Confidence songs dominate the charts


Courtesy of MCT Campus

Taylor Swift is a major influence in the music industry. Her fanbase mostly consists of young girls who look up to her as a role model.

The Billboard Hot 100 list recently released its chart toppers for the week of September 6th. The number one spot belongs to Taylor Swift’s, “Shake It Off,” followed by Nicki Minaj’s, “Anaconda” and Meghan Trainor’s “All About That Bass.”

While these female artists’ sounds range from pop to rap, each of their chart topping songs have a similar message behind the synthetic beats and catchy tunes.

These three feminine musical vanguards were able to top the charts this week with empowering songs about being confident and embracing imperfections.

For Swift’s new song she addresses the many people that judged and hurt her. A very true-to-media example being, “I go on too many dates/ But I can’t make them stay/ At least that’s what people say.”

 The lyrics in her chorus then trump the rumors by saying she’s just going to shake it off and ignore the people that bring her down.

Katherine Coogan ‘17, a Taylor Swift fan, said, “Instead of writing about how the break-up hurt her, this time, Taylor is writing about how to overcome any adversary.”

 On the other hand, while “Anaconda” has its fair share of sex-appeal, it also has feminist qualities and suggestions of body-image confidence.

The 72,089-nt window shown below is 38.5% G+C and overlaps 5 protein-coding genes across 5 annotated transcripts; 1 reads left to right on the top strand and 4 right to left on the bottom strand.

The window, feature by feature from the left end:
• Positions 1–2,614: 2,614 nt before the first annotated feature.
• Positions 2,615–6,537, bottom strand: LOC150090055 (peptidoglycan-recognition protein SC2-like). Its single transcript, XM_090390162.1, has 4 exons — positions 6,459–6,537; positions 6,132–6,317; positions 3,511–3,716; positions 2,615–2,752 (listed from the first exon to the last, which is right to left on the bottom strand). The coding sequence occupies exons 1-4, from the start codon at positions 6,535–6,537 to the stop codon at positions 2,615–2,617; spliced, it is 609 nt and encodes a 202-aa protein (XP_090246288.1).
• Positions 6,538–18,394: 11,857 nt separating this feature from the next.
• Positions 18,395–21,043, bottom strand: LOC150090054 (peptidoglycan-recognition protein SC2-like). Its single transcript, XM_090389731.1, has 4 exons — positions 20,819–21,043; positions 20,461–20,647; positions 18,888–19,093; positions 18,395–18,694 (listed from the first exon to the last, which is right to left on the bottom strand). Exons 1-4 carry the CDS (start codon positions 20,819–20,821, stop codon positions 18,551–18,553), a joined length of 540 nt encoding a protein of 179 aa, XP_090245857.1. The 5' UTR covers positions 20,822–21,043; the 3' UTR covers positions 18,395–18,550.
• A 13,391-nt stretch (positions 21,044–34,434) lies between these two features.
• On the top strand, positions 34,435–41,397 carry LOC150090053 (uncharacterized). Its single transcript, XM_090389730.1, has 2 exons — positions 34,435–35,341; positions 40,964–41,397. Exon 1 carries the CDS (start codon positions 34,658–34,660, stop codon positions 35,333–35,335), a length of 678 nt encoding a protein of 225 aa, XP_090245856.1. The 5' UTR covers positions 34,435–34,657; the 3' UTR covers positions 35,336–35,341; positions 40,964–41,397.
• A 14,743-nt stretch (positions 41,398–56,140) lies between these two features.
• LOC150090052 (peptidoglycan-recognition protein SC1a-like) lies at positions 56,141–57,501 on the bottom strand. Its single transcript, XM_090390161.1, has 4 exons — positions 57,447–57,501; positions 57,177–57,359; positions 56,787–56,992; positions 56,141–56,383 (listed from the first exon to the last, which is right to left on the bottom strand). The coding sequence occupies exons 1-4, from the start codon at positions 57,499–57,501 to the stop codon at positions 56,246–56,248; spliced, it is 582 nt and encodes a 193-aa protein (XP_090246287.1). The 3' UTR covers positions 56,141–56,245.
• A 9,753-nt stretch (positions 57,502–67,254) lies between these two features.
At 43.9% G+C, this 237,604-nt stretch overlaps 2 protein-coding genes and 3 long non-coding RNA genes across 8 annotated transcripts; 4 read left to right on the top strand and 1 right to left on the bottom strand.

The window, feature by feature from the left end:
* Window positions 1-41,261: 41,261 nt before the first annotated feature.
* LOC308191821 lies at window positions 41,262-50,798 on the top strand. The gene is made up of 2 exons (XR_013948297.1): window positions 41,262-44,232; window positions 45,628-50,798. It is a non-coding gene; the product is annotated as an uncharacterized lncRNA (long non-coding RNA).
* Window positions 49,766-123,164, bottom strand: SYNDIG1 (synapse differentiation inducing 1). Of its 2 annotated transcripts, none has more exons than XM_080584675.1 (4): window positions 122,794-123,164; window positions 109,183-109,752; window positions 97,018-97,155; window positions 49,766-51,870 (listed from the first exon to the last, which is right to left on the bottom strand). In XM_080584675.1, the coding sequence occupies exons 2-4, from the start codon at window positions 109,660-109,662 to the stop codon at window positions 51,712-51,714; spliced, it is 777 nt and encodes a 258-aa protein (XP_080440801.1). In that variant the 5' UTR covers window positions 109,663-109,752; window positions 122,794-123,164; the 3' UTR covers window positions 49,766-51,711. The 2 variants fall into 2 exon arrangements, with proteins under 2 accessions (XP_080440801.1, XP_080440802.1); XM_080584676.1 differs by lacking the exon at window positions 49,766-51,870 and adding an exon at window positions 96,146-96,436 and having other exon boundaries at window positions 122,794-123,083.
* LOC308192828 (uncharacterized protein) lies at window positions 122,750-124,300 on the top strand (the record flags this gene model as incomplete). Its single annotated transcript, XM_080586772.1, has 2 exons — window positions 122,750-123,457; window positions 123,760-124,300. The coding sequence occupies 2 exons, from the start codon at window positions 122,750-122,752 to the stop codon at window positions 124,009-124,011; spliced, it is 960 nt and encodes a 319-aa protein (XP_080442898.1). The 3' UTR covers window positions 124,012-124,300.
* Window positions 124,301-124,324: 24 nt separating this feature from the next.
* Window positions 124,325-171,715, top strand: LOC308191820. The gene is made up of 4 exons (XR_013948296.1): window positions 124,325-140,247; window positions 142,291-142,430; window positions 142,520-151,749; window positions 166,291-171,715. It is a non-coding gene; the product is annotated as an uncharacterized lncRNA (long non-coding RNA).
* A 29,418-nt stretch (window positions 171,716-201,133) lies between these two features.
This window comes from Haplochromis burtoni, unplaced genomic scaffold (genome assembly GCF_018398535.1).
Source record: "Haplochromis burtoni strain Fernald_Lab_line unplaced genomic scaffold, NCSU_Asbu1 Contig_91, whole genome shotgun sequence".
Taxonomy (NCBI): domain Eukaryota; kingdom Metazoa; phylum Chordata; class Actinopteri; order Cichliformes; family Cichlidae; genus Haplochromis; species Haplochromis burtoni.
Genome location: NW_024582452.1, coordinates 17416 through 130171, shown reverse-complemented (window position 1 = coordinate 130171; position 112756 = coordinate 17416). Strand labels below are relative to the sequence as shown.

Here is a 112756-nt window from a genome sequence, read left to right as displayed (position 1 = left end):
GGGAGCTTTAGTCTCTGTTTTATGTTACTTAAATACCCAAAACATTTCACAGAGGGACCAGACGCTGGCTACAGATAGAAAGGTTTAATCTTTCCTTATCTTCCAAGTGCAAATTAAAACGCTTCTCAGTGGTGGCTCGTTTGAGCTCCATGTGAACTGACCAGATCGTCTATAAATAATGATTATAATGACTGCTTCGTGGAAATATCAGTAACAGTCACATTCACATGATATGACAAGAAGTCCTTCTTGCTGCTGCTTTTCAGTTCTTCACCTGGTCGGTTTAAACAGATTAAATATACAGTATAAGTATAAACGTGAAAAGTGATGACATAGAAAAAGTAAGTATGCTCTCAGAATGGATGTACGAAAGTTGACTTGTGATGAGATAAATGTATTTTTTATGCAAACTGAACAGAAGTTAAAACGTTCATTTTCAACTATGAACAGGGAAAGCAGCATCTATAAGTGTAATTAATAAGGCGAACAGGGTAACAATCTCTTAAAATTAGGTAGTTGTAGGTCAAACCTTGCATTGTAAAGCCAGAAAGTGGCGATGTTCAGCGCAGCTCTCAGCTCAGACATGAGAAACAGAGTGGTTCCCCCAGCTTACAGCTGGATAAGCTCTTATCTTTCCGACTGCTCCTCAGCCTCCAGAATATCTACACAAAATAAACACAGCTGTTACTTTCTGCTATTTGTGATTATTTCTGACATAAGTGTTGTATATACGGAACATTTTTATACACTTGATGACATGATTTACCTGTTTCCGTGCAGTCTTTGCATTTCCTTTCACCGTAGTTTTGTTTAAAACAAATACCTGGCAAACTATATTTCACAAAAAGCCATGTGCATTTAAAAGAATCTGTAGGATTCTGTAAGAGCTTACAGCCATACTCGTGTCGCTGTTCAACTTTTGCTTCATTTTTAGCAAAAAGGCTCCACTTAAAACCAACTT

“She is telling the people with the curves that it doesn’t matter that there are skinny girls,” says Minaj fan, Gabby Perry ‘16. “Guys will still like curves.”

Despite Nicki’s typical sexualization in her songs, she advocates for the women who aren’t perfect.

Meghan Trainor’s body acceptance anthem, “All About That Bass,” is meant to inspire women to accept themselves.

Trainor sings, “I ain’t no size two/ But I can shake it, shake it/Like I’m supposed to do,”  an assurance that she is comfortable with her body.

Three powerful women topped the charts this week, suggesting to the world that they are going to make a beneficial change through music.

Izzy Baildon ’17 says, “People will begin to understand body positivity and confidence more and more if this is the type of message that’s repeatedly portrayed in popular music.”